Pen and ink. The shading is added digitally, but next time I would do it with watercolour – I enjoy the fluidity of it for single-colour work.
I enjoy stories where someone (character or audience) is shrunk to doll-size – whether Diana Wynne Jones’ Magicians of Caprona or Doctor Who’s “Night Terrors”, E. Nesbit’s “The Town in the Library in the Town in the Library”, the opening scenes of Babe or any number of others. They are usually intended to be scary, but I don’t find them so. I enjoy the fantasy – a fascination with small details, the coffee cans full of beads and the plaster ham in Beatrix Potter’s A Tale of Two Bad Mice, the giant Oreo in Honey, I Shrunk the Kids. However, the best of them capture that dollshouse disproportion, where the scale of everything is always slightly off. Although it doesn’t scare me I find it beautifully unsettling.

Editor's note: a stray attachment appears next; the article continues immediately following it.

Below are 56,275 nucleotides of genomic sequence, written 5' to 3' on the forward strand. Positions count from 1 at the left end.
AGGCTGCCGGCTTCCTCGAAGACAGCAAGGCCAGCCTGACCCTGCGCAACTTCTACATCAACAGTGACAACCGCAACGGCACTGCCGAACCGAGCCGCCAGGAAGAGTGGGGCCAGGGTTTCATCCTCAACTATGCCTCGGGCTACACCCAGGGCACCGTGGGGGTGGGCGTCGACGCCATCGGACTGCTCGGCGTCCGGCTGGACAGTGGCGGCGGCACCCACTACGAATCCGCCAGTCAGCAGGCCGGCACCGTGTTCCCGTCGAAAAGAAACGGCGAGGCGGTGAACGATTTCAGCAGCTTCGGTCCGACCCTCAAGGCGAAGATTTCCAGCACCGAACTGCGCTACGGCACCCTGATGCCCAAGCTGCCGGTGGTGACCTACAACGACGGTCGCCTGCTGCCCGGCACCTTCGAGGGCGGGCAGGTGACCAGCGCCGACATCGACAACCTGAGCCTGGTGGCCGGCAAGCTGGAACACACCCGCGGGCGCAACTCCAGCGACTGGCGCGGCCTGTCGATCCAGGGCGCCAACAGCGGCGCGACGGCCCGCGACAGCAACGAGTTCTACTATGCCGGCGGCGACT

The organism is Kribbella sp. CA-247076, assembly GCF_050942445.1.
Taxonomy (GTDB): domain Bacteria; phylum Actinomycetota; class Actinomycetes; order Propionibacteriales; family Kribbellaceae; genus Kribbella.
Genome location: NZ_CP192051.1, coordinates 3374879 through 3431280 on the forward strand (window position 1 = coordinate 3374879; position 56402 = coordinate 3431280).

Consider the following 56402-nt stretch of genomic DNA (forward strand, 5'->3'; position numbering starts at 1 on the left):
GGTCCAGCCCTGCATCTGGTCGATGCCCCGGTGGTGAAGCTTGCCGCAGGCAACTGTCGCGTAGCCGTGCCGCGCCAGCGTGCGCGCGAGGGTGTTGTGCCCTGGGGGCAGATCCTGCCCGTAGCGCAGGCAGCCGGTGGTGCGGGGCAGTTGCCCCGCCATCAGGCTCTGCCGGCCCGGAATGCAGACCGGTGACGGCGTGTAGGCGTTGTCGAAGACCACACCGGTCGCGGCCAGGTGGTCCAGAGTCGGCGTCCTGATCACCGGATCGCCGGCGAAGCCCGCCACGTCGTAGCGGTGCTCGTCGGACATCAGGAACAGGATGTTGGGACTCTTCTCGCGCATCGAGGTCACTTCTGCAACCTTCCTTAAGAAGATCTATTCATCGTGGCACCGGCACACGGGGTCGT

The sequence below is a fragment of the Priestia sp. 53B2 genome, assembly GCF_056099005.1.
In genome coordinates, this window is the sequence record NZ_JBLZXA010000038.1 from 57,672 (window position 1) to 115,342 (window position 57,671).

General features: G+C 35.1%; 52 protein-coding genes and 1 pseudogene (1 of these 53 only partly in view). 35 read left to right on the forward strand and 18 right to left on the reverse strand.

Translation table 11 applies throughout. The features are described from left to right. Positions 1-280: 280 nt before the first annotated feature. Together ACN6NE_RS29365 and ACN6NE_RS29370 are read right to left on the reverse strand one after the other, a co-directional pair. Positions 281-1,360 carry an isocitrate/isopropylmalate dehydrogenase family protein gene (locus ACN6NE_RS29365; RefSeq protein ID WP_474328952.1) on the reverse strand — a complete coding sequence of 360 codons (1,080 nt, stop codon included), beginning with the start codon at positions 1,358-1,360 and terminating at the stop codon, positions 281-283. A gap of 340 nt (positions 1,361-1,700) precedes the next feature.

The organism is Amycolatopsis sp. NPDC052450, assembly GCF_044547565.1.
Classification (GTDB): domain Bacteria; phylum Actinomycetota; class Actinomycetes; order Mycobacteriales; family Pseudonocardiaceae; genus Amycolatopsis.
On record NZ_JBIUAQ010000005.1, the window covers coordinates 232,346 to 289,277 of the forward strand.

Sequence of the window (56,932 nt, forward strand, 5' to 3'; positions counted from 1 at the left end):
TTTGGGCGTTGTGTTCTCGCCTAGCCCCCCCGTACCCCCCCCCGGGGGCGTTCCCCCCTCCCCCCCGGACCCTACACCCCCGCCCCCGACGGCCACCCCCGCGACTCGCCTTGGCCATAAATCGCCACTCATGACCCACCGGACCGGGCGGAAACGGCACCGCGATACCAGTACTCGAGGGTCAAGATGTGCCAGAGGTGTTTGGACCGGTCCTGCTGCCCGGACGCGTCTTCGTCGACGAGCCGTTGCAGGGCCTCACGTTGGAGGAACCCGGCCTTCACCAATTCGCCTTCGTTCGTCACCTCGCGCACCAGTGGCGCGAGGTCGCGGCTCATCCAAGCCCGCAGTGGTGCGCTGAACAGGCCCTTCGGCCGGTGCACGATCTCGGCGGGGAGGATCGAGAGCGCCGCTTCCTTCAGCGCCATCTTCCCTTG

After recently reading some M.R.James and watching Paranormal Activity 3, I am realising it is that gradual discomfort, the perpetual off-kilter sensation that I like best about horror. Sustained eeriness, rather than fright. The eternal unspoken whispering, the phenomenon which hints at but never fully grants an explanation. The serious scary stories which I like best are those which gradually and casually build to some subtle fright, and then never resolve it fully: I like the stories of the characters to be finished, for good or ill, but I do not want all questions to be answered – one reason that I don’t care for strong occult overtones in books I read in order to make myself scared of the sound of the wind. If all ghosts are identified, diagnosed and laid to rest, then that is as bad as ending a fantasy with “it was all a dream”. No, a little wonder and thrilling fear should stay in the world.
In other news: Delia Sherman’s Freedom Maze is loose on the world, and I did the cover and it has Delia’s words inside and Gregory Maguire’s words on top of it, and I am possibly a little excited.